Not that long ago, the only people who worried about gluten were people with celiac disease. But things have changed. Plenty of people, with or without a diagnosis, are reducing their gluten consumption (even though doctors have their reservations about gluten-free diets). The interest in gluten-free foods is obvious in just about every aisle of the grocery store.
But for all of the gluten-free breads and alternative flours, grocery stores stock many foods you might incorrectly assume are gluten-free. These unexpected sources of gluten can cause health problems for people with celiac disease. And they can trip you up if you’re eating a gluten-free diet to feel more energetic, more focused, or healthier. Read on for some foods containing gluten.
1. Ice cream
Let’s start with one of the worst surprises. Many flavors of ice cream unexpectedly contain gluten, which is bad news if you have celiac disease or you’re on a gluten-free diet. VeryWell reports it’s not just cookies and cream or chocolate chip cookie dough that might contain gluten. Manufacturers produce plenty of other flavors on the same equipment as gluten-containing products. So you should read the label every time you buy a carton of ice cream.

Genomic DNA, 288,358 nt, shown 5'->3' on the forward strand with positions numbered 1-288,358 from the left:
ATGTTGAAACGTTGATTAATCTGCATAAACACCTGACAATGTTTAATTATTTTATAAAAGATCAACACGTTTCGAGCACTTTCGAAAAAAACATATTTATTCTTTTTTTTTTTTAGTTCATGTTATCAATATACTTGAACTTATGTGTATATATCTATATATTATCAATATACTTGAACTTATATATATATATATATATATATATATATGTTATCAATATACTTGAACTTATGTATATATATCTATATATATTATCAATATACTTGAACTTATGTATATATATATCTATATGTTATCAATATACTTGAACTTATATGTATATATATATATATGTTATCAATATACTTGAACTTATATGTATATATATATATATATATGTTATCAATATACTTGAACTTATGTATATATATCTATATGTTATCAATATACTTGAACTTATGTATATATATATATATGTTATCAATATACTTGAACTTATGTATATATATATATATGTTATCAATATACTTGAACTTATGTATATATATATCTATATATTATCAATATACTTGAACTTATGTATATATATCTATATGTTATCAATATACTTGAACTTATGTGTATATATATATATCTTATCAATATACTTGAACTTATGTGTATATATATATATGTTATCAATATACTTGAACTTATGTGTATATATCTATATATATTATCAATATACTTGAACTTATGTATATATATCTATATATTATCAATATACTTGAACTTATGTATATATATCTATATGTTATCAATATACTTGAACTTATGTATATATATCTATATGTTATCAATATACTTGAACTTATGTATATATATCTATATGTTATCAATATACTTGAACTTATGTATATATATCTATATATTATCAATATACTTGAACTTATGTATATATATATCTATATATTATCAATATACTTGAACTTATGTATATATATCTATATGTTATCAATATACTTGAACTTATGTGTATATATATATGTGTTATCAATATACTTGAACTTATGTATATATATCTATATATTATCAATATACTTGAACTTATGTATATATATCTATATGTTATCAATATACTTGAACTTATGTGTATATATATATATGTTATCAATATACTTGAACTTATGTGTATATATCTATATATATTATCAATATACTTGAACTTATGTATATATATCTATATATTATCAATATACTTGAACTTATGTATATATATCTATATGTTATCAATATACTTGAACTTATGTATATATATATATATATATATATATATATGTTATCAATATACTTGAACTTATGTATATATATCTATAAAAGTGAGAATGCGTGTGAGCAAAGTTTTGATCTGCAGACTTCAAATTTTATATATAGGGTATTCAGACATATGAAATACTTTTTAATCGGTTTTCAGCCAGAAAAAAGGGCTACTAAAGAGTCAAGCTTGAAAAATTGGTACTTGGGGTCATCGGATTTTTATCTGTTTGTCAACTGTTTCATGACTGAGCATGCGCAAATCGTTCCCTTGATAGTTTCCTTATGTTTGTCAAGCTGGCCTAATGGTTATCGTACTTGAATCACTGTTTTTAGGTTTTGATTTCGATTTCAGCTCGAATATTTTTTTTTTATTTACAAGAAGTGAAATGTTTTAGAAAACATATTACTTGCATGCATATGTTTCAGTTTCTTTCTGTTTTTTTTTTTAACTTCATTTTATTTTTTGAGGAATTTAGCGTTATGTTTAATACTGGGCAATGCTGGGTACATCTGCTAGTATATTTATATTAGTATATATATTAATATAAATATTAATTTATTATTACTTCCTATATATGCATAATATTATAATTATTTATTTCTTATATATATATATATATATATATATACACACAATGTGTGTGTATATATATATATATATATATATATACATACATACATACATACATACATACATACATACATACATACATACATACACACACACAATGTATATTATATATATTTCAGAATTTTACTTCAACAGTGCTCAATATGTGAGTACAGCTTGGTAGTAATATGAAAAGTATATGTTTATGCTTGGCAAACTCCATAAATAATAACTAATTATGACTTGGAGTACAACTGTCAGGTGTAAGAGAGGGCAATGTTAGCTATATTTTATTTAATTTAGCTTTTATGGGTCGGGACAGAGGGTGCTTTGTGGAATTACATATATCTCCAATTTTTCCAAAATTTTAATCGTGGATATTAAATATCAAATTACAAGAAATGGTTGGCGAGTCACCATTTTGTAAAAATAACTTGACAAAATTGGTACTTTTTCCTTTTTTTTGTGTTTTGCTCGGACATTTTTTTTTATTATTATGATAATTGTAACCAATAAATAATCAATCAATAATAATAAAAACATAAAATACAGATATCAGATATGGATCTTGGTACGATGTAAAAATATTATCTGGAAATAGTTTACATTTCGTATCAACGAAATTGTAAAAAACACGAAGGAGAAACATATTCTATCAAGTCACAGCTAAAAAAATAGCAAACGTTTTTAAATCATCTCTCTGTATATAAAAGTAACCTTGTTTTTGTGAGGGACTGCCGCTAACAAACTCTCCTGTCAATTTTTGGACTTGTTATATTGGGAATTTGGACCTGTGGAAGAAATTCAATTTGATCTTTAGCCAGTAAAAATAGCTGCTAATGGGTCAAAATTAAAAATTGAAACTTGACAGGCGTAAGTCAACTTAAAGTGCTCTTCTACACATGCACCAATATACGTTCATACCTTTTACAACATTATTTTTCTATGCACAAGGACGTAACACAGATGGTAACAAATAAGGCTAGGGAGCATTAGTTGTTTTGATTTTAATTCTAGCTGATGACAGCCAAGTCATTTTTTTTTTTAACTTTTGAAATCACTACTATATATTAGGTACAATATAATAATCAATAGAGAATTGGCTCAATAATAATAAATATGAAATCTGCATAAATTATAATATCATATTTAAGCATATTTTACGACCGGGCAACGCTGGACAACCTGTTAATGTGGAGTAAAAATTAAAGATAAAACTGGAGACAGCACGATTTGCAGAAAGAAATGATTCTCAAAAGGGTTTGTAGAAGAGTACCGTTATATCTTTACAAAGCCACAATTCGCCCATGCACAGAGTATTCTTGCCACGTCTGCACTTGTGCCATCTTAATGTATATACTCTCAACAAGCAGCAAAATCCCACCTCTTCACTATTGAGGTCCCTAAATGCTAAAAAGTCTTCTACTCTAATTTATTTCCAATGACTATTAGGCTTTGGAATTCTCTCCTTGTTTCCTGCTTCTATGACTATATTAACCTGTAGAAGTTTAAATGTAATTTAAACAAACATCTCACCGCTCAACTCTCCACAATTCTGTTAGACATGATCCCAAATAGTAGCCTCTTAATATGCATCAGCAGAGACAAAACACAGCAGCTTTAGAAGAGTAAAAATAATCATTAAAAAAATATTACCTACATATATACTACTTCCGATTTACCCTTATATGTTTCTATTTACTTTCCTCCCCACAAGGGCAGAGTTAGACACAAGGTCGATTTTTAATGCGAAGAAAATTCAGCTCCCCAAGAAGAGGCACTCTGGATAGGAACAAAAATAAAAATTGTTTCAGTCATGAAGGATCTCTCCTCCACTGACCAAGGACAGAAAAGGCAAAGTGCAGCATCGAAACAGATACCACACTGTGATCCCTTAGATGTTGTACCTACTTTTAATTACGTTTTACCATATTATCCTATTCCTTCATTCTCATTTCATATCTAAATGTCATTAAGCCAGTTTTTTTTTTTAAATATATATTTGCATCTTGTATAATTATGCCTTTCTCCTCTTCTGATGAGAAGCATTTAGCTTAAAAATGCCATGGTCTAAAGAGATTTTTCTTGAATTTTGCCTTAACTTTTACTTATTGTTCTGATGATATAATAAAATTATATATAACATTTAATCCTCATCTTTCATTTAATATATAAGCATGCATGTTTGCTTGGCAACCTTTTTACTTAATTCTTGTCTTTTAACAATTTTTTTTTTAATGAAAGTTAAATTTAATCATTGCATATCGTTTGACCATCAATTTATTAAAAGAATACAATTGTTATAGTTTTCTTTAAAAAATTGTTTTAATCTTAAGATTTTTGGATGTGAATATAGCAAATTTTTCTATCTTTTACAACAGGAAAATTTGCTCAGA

2. Corn flakes
The Celiac Disease Foundation explains wheat isn’t the only grain that contains gluten. Wheat varieties and derivatives, such as semolina, farro, and graham, contain gluten. So do other grains, including rye, barley, and malt. And foods in their basic form that don’t contain gluten might become a source of gluten thanks to other ingredients the manufacturer adds. Corn flakes make an easy example. This cereal sounds safe because it’s made with corn. But the foundation reports corn flakes often contain malt extract or flavoring. So unfortunately they do contain gluten.
3. Rice puffs
Another seemingly innocent breakfast cereal that actually contains gluten? Rice puffs. This cereal sounds safe. After all, rice isn’t the same thing as wheat. And rice itself doesn’t contain gluten. But the Celiac Disease Foundation reports rice puffs, just like corn flakes, often contain malt extract or flavoring. The verdict? Rice puffs don’t make a safe alternative to wheat-based breakfast cereals.